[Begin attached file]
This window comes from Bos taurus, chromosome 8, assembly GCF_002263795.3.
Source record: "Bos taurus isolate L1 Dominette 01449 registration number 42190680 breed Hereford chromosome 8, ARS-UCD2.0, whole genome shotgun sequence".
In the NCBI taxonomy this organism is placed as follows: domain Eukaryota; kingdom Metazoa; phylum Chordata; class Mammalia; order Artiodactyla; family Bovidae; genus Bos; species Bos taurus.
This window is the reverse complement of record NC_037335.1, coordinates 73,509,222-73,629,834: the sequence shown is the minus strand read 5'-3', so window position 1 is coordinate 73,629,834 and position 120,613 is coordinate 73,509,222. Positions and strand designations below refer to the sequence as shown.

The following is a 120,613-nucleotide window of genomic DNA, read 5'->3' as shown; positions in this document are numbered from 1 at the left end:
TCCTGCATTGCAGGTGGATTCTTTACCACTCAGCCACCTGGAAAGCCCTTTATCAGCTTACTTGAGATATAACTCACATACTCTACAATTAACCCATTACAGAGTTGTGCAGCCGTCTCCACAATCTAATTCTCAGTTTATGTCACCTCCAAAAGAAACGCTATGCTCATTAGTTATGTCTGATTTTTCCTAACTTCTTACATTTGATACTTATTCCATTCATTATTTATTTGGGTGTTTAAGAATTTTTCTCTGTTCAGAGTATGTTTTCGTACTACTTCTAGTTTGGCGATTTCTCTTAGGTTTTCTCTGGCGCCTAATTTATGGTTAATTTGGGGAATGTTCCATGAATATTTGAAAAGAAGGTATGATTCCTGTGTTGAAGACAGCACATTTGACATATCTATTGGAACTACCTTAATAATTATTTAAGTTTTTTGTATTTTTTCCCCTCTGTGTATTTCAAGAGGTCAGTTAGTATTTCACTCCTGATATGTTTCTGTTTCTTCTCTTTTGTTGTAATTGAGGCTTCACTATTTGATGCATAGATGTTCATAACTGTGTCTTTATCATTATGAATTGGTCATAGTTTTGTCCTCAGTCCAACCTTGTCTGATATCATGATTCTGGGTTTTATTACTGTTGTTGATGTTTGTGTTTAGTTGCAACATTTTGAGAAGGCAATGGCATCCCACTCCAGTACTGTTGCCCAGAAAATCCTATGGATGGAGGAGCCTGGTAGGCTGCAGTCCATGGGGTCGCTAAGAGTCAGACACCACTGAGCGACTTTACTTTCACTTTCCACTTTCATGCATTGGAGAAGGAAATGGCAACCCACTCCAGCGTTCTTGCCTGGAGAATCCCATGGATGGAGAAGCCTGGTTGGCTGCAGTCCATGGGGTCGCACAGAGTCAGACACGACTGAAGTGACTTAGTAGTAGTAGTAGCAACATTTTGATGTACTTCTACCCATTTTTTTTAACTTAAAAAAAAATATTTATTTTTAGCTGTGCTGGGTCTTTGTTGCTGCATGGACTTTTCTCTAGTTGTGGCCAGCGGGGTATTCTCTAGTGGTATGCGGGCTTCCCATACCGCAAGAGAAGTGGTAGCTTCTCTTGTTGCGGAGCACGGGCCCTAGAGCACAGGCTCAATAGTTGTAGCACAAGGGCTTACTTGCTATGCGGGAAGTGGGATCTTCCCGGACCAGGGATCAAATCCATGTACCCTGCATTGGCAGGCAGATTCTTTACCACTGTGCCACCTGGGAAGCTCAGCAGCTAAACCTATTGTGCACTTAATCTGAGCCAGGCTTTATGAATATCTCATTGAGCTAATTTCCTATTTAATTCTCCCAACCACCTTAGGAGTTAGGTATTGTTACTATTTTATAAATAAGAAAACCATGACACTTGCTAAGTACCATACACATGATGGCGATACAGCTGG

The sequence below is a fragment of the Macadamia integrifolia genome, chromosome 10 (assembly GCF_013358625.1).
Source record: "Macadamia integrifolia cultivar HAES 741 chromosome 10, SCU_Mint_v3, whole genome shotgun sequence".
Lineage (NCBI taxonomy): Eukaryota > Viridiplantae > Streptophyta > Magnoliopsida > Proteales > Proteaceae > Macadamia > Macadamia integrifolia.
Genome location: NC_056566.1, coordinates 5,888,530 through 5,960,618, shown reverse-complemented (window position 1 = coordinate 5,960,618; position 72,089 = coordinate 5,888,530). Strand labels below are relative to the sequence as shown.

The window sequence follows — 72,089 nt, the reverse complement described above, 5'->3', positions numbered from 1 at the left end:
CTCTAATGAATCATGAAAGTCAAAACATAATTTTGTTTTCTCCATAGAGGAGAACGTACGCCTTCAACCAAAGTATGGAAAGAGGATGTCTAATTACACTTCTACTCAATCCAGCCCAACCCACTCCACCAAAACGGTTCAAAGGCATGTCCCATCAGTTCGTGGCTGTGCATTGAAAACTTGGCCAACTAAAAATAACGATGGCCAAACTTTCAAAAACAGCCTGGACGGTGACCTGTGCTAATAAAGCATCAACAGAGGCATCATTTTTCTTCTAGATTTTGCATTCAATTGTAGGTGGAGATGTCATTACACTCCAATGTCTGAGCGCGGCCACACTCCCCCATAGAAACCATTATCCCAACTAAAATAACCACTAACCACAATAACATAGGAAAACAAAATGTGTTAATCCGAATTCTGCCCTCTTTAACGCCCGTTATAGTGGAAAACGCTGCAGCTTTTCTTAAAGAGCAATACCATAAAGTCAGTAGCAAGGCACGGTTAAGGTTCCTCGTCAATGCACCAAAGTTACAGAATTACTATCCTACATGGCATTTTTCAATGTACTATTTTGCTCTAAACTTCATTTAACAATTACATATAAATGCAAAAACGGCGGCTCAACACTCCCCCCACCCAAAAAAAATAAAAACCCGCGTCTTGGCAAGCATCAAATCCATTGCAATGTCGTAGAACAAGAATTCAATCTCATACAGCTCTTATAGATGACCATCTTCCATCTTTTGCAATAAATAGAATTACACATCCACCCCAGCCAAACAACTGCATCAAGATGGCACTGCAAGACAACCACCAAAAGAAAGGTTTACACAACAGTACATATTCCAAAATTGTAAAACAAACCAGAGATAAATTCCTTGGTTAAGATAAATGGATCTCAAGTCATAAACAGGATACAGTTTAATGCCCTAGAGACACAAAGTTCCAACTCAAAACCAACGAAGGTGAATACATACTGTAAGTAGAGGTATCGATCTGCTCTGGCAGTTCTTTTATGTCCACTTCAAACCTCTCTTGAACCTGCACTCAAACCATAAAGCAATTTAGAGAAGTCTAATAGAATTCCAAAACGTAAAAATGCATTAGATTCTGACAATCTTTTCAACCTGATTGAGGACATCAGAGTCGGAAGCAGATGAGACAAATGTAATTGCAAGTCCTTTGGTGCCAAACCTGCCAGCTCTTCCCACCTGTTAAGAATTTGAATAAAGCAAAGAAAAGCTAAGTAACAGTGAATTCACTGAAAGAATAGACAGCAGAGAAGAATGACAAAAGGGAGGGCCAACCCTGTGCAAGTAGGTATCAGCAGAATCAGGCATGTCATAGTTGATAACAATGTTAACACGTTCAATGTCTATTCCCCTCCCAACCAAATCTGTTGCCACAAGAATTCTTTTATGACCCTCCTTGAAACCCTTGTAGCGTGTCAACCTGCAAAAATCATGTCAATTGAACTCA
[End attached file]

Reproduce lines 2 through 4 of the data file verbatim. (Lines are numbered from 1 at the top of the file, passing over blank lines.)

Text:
Source record: "Bos taurus isolate L1 Dominette 01449 registration number 42190680 breed Hereford chromosome 8, ARS-UCD2.0, whole genome shotgun sequence".
In the NCBI taxonomy this organism is placed as follows: domain Eukaryota; kingdom Metazoa; phylum Chordata; class Mammalia; order Artiodactyla; family Bovidae; genus Bos; species Bos taurus.
This window is the reverse complement of record NC_037335.1, coordinates 73,509,222-73,629,834: the sequence shown is the minus strand read 5'-3', so window position 1 is coordinate 73,629,834 and position 120,613 is coordinate 73,509,222. Positions and strand designations below refer to the sequence as shown.